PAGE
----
by Seth Rogovoy
(GREAT BARRINGTON, Mass., January 8, 2003) – By day she works in the admissions office and as the coach of the women’s rugby team at Williams College. But at night, Gina Coleman goes into a phone booth, changes her outfit, and comes out as a blues singer in the tradition of classic blues divas like Big Mama Thornton, Dinah Washington, Georgia White and Rosetta Tharpe.
Coleman didn’t always sing the blues. She performed in the region for the better part of a decade as lead singer of the rock group Cole-Connection. Then about four years ago, she played a gospel singer in a Williamstown Theatre Festival production of “Raisin in the Sun.” The actor Rubin Santiago-Hudson told her he thought her voice was suited to singing classic female blues. “He turned me on to some great female blues music collections,” says Coleman, “and I was hooked.”
For the last three years, Coleman has been the lead singer of Misty Blues, which celebrates the release of its first CD, “Electric Juke Joint,” tonight at Joga in North Adams at 9:30.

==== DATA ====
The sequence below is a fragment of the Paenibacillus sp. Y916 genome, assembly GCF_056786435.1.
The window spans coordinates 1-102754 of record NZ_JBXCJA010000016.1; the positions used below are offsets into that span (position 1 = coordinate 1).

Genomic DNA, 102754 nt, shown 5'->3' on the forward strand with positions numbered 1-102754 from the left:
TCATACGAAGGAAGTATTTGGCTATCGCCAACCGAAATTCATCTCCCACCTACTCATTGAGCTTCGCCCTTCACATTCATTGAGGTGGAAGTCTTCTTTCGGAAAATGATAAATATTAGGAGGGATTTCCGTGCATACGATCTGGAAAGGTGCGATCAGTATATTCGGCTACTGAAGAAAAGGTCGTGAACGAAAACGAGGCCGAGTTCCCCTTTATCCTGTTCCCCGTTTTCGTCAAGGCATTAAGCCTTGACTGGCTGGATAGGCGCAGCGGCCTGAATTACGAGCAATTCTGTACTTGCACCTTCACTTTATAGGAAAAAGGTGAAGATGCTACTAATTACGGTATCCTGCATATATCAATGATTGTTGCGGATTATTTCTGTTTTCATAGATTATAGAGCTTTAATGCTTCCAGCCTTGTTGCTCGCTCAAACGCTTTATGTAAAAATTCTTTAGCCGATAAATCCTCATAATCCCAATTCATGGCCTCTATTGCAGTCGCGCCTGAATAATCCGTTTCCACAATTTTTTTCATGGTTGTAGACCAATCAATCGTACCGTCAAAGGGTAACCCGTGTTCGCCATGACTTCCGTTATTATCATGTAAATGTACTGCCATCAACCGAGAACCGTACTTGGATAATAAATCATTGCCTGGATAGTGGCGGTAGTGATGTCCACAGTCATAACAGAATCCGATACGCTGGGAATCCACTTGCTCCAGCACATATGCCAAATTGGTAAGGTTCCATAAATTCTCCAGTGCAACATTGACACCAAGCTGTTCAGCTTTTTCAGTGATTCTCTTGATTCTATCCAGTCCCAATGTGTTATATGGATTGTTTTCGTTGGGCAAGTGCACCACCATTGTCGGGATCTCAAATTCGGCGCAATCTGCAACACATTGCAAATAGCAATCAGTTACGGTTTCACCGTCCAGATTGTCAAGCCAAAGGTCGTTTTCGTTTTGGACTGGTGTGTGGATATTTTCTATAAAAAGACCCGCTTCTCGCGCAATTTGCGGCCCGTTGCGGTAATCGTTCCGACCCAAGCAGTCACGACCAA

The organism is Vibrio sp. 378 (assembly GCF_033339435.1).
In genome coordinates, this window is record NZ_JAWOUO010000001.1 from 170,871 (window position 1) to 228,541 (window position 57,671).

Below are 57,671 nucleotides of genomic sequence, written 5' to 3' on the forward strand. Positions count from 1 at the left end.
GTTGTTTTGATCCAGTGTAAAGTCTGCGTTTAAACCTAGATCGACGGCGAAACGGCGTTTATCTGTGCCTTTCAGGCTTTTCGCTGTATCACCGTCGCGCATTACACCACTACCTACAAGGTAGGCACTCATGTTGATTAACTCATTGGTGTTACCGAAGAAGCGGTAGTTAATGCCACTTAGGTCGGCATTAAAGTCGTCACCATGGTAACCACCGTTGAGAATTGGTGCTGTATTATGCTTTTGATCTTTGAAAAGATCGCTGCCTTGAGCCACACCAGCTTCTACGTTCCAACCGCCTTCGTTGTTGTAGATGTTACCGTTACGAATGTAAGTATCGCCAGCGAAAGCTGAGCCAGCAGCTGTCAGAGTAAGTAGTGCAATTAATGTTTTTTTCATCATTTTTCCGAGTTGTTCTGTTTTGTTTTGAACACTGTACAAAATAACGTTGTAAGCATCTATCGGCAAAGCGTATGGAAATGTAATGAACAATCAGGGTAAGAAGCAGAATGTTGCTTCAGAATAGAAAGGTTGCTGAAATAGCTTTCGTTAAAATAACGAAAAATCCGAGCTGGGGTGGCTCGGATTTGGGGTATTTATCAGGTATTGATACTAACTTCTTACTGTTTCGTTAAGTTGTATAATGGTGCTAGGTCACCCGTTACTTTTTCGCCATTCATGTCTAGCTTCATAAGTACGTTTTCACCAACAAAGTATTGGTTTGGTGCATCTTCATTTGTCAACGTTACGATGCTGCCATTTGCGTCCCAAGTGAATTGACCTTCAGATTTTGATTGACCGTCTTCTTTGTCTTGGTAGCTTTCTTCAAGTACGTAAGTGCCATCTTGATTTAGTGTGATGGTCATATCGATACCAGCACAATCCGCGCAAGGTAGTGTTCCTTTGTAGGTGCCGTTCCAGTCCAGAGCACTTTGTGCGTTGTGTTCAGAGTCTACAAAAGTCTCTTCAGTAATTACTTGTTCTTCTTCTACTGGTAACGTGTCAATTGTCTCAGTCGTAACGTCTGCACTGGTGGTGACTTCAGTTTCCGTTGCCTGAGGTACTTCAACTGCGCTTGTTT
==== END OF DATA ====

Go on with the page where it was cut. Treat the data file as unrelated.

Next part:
The recording features 11 smoking electric blues songs, rockers like “Key to the Highway” and “Who’s Been Talking” and ballads like “3 O’Clock Blues.” The album includes songs written by Lonnie Mack, B.B. King, Howlin’ Wolf and Willie Dixon.
Coleman is an expressive vocalist with a big low end and colorful upper register. She growls her way through “They Call Me Big Mama” and “Blow Top Blues” and purrs through “Men Are Like Streetcars” and “3 O’Clock Blues,” and she has enough sense of humor to pull off ribald numbers like “Hot Nuts” and “Wang Dang Doodle.”
“What drew me to these songs, especially the ones made popular by the female artists, was the strength and humor of the lyrics,” said Coleman. “These women got away with singing some of the bawdiest things ever mentioned in public without totally offending the masses.
“I can identify with these women because I came for a similar background as many of them. I was born into a poor black family in the South Bronx. I didn’t have an easy childhood, but I managed to do well for myself by working hard and having a good sense of humor.”
But this isn’t just a singer’s album. Working with Coleman, a Williams alumna, are some of the Berkshires’ finest musicians, including guitarist/vocalist Jason Webster, bassist/vocalist Bill Patriquin, drummer Mike Basiliere, harmonica player Matthew Swanson and guitarist Jeff Dudziak. Together the sextet, which performs two or three times a month in North County, is a powerful, versatile ensemble, with Webster and Swanson particular standouts – they do a veritable dance on “Hot Nuts,” featuring a very twangy solo by Webster.